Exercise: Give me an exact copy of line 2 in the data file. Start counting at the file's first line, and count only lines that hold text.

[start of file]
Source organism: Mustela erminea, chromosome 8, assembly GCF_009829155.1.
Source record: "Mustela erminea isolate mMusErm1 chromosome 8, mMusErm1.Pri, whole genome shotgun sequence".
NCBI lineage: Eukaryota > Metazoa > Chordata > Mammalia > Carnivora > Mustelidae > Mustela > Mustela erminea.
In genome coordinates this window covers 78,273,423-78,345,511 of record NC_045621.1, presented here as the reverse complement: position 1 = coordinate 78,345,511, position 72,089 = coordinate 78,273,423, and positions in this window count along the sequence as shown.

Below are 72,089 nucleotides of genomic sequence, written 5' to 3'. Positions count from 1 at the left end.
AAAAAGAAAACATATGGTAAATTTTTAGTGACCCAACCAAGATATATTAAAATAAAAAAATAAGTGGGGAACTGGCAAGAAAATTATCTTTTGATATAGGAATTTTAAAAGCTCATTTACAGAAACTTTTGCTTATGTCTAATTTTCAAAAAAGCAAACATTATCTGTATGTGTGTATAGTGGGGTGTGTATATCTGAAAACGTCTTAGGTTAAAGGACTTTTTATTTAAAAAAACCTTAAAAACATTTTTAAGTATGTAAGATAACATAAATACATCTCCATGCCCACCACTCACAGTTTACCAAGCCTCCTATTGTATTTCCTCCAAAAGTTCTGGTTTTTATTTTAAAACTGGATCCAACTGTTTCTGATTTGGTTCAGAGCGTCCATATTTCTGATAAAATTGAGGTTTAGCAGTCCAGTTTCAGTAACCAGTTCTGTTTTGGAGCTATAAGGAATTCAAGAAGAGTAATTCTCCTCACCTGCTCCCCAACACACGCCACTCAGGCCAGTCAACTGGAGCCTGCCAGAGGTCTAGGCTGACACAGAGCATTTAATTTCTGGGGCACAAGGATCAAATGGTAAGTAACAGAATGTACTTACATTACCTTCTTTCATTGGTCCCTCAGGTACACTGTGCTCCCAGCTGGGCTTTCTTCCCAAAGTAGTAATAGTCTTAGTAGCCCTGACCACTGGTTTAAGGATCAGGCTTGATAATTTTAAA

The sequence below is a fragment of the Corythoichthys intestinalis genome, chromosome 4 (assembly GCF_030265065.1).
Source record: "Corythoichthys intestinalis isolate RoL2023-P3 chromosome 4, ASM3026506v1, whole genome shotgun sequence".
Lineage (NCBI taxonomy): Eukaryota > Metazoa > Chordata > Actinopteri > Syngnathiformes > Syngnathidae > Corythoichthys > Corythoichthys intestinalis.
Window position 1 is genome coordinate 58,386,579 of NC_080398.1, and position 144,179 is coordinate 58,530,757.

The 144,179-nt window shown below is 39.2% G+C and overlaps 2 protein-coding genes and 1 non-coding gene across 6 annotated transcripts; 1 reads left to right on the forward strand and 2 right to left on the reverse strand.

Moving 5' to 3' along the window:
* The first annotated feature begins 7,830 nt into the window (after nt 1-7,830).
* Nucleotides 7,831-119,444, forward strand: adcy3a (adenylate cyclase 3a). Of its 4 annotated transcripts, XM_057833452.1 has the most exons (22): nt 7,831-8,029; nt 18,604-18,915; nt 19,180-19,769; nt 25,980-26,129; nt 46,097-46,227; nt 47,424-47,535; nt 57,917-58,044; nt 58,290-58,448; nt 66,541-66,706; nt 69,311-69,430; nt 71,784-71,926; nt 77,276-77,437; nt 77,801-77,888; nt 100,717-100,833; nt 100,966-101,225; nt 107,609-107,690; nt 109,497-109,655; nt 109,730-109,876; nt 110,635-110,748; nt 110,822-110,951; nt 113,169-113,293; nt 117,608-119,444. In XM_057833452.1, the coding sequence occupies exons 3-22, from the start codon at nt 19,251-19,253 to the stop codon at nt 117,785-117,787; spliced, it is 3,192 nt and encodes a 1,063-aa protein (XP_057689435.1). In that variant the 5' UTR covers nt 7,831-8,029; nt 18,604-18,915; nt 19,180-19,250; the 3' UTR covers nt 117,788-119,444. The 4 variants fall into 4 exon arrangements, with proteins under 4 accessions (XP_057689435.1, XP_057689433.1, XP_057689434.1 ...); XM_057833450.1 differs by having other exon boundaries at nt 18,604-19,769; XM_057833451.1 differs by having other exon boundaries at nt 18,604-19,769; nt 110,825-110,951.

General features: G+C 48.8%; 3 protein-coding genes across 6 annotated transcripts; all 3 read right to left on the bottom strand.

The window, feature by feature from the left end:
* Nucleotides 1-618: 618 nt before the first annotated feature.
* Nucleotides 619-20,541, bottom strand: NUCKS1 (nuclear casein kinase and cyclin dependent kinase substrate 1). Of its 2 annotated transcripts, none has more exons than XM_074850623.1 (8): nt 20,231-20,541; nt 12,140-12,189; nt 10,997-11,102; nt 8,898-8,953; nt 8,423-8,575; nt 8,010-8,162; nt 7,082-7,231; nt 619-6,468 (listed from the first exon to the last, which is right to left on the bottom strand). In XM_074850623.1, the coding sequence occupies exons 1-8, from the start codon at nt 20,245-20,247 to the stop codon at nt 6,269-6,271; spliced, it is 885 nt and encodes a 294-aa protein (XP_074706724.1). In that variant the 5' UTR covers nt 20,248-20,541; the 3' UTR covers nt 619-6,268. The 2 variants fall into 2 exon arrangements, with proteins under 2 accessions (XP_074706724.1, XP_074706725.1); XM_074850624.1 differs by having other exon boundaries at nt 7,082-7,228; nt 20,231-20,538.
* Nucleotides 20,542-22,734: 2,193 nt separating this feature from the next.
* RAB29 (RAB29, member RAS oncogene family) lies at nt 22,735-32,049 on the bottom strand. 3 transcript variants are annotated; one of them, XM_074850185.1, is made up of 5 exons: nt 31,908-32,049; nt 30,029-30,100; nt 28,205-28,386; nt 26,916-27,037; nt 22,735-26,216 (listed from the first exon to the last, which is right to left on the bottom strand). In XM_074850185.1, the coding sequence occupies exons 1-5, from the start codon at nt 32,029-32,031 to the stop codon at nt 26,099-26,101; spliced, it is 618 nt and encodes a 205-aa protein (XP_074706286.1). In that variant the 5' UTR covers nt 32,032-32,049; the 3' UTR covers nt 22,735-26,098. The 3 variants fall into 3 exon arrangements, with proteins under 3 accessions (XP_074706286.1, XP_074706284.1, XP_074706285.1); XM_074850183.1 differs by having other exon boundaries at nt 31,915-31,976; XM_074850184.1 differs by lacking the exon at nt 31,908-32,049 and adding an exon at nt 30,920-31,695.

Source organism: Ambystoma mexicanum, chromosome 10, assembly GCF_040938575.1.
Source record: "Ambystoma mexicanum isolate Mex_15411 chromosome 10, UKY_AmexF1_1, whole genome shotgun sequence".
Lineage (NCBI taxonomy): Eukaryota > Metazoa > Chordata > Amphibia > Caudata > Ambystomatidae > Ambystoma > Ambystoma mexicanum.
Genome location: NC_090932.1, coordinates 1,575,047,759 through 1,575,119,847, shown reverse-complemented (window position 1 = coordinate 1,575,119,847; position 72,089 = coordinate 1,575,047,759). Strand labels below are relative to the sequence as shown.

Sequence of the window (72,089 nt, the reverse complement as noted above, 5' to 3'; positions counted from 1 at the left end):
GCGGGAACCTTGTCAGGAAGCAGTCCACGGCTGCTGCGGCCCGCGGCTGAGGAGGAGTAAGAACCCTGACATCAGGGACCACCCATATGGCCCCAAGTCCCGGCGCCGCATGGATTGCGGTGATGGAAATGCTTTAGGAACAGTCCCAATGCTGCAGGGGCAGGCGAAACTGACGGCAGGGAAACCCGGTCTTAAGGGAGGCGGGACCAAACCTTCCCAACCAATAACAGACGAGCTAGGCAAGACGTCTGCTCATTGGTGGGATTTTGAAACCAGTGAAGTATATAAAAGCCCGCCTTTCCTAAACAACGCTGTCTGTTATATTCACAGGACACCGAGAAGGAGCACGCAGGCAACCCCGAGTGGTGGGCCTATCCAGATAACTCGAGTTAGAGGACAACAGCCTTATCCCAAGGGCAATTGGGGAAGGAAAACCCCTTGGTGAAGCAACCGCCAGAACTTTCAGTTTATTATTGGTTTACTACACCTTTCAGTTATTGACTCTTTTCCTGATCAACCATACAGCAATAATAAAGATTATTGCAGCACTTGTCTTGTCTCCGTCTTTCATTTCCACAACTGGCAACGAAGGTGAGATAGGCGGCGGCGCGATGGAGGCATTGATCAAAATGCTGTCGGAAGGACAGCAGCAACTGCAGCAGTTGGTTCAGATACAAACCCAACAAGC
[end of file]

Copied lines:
Source record: "Mustela erminea isolate mMusErm1 chromosome 8, mMusErm1.Pri, whole genome shotgun sequence".